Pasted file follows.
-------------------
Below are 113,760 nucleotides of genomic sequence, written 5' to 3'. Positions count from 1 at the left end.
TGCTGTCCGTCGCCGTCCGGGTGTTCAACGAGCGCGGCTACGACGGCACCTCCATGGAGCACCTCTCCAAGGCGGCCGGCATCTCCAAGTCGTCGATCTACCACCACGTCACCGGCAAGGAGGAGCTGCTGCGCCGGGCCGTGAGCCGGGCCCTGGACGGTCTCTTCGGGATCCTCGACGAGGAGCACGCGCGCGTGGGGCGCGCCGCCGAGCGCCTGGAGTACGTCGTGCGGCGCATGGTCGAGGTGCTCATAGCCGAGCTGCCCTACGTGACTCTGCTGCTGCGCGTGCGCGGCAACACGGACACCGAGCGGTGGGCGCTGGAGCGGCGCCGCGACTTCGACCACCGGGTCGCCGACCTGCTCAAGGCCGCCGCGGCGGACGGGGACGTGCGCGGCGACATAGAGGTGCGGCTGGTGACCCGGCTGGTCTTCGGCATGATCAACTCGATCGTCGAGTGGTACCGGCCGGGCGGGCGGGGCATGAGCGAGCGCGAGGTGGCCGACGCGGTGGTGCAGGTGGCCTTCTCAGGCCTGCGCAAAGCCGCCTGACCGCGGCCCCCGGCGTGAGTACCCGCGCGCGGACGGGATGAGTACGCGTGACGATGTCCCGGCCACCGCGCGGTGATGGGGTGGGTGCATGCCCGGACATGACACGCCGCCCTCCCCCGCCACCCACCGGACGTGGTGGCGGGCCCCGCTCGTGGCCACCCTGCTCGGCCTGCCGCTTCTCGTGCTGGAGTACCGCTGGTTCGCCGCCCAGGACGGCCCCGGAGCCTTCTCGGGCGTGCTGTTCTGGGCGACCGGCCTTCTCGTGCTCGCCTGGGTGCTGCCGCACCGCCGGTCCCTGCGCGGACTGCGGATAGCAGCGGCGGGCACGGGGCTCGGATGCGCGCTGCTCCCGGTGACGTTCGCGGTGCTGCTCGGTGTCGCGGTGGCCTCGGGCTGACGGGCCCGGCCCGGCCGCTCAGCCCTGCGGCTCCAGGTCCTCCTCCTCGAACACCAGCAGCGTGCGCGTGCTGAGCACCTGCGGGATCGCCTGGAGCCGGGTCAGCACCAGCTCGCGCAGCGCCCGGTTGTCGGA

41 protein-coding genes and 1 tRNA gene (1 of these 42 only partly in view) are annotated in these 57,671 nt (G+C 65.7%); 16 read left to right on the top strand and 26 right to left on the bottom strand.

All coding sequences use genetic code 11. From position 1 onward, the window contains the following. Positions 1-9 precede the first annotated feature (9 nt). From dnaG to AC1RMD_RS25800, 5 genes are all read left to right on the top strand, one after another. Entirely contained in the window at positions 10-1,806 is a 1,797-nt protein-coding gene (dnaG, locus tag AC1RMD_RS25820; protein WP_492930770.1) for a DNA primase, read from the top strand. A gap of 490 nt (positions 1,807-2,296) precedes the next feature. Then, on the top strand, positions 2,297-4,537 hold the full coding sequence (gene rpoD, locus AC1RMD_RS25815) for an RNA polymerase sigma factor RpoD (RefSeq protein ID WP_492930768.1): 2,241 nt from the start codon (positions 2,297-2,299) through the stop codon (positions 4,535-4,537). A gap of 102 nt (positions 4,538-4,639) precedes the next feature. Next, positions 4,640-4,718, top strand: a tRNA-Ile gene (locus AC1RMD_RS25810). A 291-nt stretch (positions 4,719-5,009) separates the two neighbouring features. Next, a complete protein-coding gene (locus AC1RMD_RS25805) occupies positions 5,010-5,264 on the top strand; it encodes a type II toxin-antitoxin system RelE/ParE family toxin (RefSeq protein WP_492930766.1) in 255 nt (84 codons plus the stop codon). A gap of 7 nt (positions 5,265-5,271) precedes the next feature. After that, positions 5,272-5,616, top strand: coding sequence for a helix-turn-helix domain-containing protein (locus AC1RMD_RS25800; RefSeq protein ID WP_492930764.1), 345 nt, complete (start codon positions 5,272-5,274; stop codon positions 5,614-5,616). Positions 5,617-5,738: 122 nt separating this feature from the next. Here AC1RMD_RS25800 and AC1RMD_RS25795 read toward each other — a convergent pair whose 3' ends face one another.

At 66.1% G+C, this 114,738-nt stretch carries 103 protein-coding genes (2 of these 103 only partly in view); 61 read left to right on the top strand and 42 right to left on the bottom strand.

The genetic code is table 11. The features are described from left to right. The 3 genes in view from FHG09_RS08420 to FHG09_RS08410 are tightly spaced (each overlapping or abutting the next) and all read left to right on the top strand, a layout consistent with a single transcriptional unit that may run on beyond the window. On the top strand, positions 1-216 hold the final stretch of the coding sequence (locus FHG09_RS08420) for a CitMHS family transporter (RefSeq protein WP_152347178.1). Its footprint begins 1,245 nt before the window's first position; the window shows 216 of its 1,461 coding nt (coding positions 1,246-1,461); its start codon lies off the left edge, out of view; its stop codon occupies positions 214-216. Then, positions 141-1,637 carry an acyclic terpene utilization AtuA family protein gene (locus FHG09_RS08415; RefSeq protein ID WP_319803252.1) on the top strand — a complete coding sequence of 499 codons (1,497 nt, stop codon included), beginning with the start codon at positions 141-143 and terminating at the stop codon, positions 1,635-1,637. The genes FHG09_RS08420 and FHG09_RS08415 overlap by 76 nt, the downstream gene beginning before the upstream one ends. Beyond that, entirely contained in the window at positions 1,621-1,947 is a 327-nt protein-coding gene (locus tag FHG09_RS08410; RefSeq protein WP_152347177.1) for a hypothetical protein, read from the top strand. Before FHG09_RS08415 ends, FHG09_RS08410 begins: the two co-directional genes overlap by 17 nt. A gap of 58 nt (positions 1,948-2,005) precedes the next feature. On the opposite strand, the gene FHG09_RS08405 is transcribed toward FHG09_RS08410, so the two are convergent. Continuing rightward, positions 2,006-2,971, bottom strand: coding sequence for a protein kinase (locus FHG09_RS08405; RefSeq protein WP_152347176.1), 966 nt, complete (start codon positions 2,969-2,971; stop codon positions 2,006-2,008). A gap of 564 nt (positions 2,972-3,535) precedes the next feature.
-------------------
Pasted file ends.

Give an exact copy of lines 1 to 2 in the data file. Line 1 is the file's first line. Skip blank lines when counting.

Below are 113,760 nucleotides of genomic sequence, written 5' to 3'. Positions count from 1 at the left end.
TGCTGTCCGTCGCCGTCCGGGTGTTCAACGAGCGCGGCTACGACGGCACCTCCATGGAGCACCTCTCCAAGGCGGCCGGCATCTCCAAGTCGTCGATCTACCACCACGTCACCGGCAAGGAGGAGCTGCTGCGCCGGGCCGTGAGCCGGGCCCTGGACGGTCTCTTCGGGATCCTCGACGAGGAGCACGCGCGCGTGGGGCGCGCCGCCGAGCGCCTGGAGTACGTCGTGCGGCGCATGGTCGAGGTGCTCATAGCCGAGCTGCCCTACGTGACTCTGCTGCTGCGCGTGCGCGGCAACACGGACACCGAGCGGTGGGCGCTGGAGCGGCGCCGCGACTTCGACCACCGGGTCGCCGACCTGCTCAAGGCCGCCGCGGCGGACGGGGACGTGCGCGGCGACATAGAGGTGCGGCTGGTGACCCGGCTGGTCTTCGGCATGATCAACTCGATCGTCGAGTGGTACCGGCCGGGCGGGCGGGGCATGAGCGAGCGCGAGGTGGCCGACGCGGTGGTGCAGGTGGCCTTCTCAGGCCTGCGCAAAGCCGCCTGACCGCGGCCCCCGGCGTGAGTACCCGCGCGCGGACGGGATGAGTACGCGTGACGATGTCCCGGCCACCGCGCGGTGATGGGGTGGGTGCATGCCCGGACATGACACGCCGCCCTCCCCCGCCACCCACCGGACGTGGTGGCGGGCCCCGCTCGTGGCCACCCTGCTCGGCCTGCCGCTTCTCGTGCTGGAGTACCGCTGGTTCGCCGCCCAGGACGGCCCCGGAGCCTTCTCGGGCGTGCTGTTCTGGGCGACCGGCCTTCTCGTGCTCGCCTGGGTGCTGCCGCACCGCCGGTCCCTGCGCGGACTGCGGATAGCAGCGGCGGGCACGGGGCTCGGATGCGCGCTGCTCCCGGTGACGTTCGCGGTGCTGCTCGGTGTCGCGGTGGCCTCGGGCTGACGGGCCCGGCCCGGCCGCTCAGCCCTGCGGCTCCAGGTCCTCCTCCTCGAACACCAGCAGCGTGCGCGTGCTGAGCACCTGCGGGATCGCCTGGAGCCGGGTCAGCACCAGCTCGCGCAGCGCCCGGTTGTCGGA